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  • 2014
  • 2015
  • 2016
  • 2017

Working environment

As the only ASEAN country attending the Refugee Leaders’ Summit in September 2016 (the Prime Minister also attending the broader UN Refugee Summit), resulting in key Thai pledges related to improving the overall legal framework for protection of refugees, asylum seekers and stateless persons. The Royal Thai Government (RTG) specifically committed to the development of a refugee status determination (RSD) screening mechanism enhanced access to health care for migrants (including people of concern to UNHCR) and addressing detention of children. While the detailed processes for implementation remain to be determined and there is no indication of accession of the 1951 Convention Relating to the Status of Refugees and the 1954 and 1961 Statelessness conventions, these pledges and the steps already taken are encouraging and support UNHCR’s strategy of progressively moving from an RSD/resettlement to a community-based protection model.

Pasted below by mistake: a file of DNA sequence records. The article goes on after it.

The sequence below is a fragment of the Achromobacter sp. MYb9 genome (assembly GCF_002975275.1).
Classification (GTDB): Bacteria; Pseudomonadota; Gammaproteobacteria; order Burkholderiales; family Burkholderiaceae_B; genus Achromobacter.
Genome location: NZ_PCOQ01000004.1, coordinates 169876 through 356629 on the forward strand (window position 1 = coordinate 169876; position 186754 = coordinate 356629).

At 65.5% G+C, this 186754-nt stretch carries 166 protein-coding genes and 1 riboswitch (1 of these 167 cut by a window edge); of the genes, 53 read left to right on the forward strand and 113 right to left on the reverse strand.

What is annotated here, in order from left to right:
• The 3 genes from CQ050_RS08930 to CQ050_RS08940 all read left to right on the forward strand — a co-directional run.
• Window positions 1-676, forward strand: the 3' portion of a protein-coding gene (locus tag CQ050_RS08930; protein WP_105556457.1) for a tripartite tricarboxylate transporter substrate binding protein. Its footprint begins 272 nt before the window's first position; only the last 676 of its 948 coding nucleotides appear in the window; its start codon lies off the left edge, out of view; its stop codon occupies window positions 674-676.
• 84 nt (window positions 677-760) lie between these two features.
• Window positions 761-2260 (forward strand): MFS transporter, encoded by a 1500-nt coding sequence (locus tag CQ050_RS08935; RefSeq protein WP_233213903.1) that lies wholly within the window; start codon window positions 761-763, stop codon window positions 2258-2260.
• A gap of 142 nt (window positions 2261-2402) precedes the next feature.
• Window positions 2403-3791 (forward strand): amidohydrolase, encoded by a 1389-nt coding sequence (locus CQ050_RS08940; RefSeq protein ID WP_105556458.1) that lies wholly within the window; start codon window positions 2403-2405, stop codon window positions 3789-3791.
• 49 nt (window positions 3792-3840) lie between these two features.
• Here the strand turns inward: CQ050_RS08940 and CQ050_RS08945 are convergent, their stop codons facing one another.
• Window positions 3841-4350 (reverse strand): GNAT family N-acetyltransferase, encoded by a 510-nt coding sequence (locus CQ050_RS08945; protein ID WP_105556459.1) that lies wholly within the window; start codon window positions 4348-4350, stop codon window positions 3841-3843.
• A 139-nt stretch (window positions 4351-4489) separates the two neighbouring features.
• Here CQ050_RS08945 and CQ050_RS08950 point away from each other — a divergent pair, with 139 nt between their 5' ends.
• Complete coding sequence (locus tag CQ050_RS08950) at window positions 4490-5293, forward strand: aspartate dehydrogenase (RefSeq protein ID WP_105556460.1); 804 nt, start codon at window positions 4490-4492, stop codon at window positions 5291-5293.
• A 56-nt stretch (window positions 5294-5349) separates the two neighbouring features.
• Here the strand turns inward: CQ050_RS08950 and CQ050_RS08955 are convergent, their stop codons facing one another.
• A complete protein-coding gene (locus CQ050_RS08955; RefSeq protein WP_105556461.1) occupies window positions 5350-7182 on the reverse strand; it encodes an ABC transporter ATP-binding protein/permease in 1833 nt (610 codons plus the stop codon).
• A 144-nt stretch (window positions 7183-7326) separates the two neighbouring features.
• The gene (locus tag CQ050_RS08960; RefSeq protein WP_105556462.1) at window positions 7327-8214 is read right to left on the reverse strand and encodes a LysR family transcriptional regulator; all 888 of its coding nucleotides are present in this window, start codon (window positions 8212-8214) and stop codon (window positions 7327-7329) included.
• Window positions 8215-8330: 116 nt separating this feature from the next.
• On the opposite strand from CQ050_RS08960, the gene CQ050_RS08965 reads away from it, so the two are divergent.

Population trends

  • In 2016, there were close to 8,000 urban refugees and asylum-seekers.
  • In 2016, over 102,600 verified Myanmar refugees lived in nine camps along the Thai-Myanmar border.
  • The total number of stateless people stood at 481,700.

Achievements and impact

In the Urban, Rohingya and Statelessness contexts, UNHCR:
  • continued its advocacy with respect to development of an RTG Screening Mechanism for refugees and asylum seekers, resulting in a 10 January 2017 Cabinet Resolution endorsing its implementation in principle
  • completed the transition to an innovative multi-purpose cash-based interventions (CBI) framework, using pre-established standards of cash assistance that enable PoCs to meet their priority needs with greater autonomy and dignity
  • fully implemented the issuance of UNHCR cards to all urban refugees and asylum-seekers with all new arrivals being processed with biometric identification;
  • negotiated access to and supported attendance of Rohingya children to Thai schools in the South and expanded field protection outreach to Rohingya outside of the Southern provinces;